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Major Shift Rejuvenates Japan’s Financial Markets

Investors have tended to dismiss the world’s third-largest economy, but that’s changing.


Key Takeaways

For years, a combination of factors, including demographics, policy, and economics, constrained Japan's investment appeal.

While inflation hamstrung most global economies, it helped kickstart Japan’s.

Corporate governance reforms in Japan should deepen the pool of potential holdings for investors focused on high-quality companies.

Reforms Help Revitalize Japan's Financial Markets

Perhaps no world economy achieved more than Japan’s in the mid-to late-20th century. Dubbed the “Japanese Economic Miracle,” its dramatic growth trajectory after World War II thrust the nation to the forefront of global economic and geopolitical power.

That power waned in the 1990s amid economic and demographic challenges. Flourishing financial markets accompanying the nation’s post-war ascent stagnated along with economic growth. Despite efforts by the government and monetary authorities, Japan has struggled to regain its economic footing.

But now, after three decades largely characterized by inertia, Japan’s economy and financial markets appear revitalized.

For one thing, the surge in global inflation in the wake of the COVID-19 pandemic that hindered most economies has eased the nation’s deflationary spiral.

Meanwhile, recent corporate governance reforms aim to make businesses more accountable to their shareholders in a country with a years-long dearth of appealing investment opportunities. That’s welcome news for investors seeking high-quality companies with sound balance sheets, consistent profitability and attractive returns.

Global investors grew accustomed to shunning Japan’s financial markets for much of the 21st century. But these recent trends may position these markets for more attention than they’ve received since the “miracle” days — a potentially enticing development for investors.

Post-War Struggles Led to Remarkable Growth for Japanese Equities

Decimated at the end of World War II, Japan’s per-capita economic output registered just one-ninth that of the U.S. But driven by unprecedented expansion in industrial production, a burgeoning domestic market and aggressive exports, output took just a decade to return to pre-war levels.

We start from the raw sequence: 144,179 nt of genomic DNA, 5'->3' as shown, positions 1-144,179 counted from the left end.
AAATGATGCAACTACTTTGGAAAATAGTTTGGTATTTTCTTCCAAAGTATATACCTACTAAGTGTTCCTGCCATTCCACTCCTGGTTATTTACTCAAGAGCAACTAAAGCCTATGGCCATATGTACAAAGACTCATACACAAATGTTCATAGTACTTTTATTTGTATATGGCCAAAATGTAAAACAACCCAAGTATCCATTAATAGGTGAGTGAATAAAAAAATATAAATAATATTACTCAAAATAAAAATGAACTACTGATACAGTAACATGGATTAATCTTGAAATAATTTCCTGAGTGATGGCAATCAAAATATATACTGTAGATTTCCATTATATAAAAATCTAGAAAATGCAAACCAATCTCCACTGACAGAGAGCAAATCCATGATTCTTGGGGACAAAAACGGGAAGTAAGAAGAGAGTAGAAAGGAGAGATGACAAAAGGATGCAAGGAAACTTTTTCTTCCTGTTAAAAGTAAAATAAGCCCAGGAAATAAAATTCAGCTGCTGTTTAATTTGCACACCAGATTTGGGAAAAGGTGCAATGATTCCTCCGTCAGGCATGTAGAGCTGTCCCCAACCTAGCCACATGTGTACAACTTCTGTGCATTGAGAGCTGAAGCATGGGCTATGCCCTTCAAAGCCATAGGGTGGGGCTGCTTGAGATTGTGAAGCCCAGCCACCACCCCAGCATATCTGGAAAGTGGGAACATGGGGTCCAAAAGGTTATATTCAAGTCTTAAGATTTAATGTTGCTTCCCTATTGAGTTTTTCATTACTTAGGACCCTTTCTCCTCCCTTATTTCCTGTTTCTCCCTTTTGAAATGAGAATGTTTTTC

Japan’s economy continued expanding rapidly, increasing almost 10% a year through the early 1970s. By the 1980s, the nation appeared on the way to overtaking the U.S. as the world’s largest economy, having grown roughly 20 times larger since the end of the war.1

In the process, investors in Japanese stocks reaped substantial rewards. A $100 investment in the Nikkei 225 Index at the beginning of 1950 would have yielded $35,847.33 by the time the index reached its all-time high after the last trading session of the 1980s.2

In those 40 years, the index posted an annual loss just 11 times. Conversely, it produced an annual return exceeding 10% twice as often, averaging an 18.7% yearly gain during the entire period.

Japan’s Economic Decline Began in 1990

Japan’s bubble burst in 1990. The Nikkei 225 plunged 38.7%, beginning a string of three straight annual losses that reduced its value by more than half.

Property values plummeted along with stocks. As asset values retreated, companies started cutting debt, consumers reduced spending, and wage growth stalled.3 That triggered a deflationary spiral that persisted until recently — particularly as demographic trends deteriorated.

Japan has the world’s oldest population, with 30% of the population aged 65 or older and one in 10 people beyond 80.4 The country’s population peaked at 128.1 million in 2009 and has dropped by 5 million. If current trends persist, the United Nations projects that it will drop below 100 million in the second half of the century and below 75 million by 2100.5

These challenges have hastened a decline in labor productivity that presaged Japan’s economic and financial stagnation. For years, it has ranked lower than all other Group of Seven developed economies and currently sits about 40% below U.S. productivity.

Perhaps not surprisingly, the Nikkei 225 Index has yet to scale its previous peak, remaining about 20% below the record high it hit almost 34 years ago.

Abe's Three Arrows Targeted Challenges

The late Prime Minister Shinzo Abe spearheaded a three-pronged approach to address Japan’s short- and long-term challenges when he took office for the second time in 2012. He previously served as prime minister in 2006-07.

Popularly termed the “three arrows of Abenomics,” the approach consisted of ultra-easy monetary policy, fiscal stimulus and structural reforms. The latter included business deregulation, liberalized labor rules to encourage more workers and corporate governance changes designed to benefit shareholders and investment.6

Abe served until 2020, which is longer than any prime minister in Japanese history. During his tenure, the Bank of Japan maintained interest rates near zero — even implementing negative rates. It wasn’t until 2023 that the central bank essentially abandoned its seven-year experiment with yield controls.7

In addition, Japan’s government opened its stimulus spigot, which has stayed open. Since the onset of the pandemic, it has injected almost $4 trillion into the economy and recently began considering another package to address the rising costs of living.8

Structural and corporate governance reform has lagged, however. Moreover, despite the flood of fiscal stimulus and easy money, deflation and slow growth maintained their grip throughout Abe’s tenure.

Inflation Provided Tailwind to Japan's Economy

Despite consistently applying the first two Abenomics arrows in recent years, Japan didn’t see a material economic change until a confluence of unexpected events — the COVID-19 pandemic and how global governments responded to it. The inflationary pressures they eventually wrought ended Japan’s stubborn deflation without the dramatic interest rate increases employed by most central banks.

Inflation that has settled in the 3%-3.5% range this year has made it more acceptable for companies to introduce revenue-enhancing price increases.9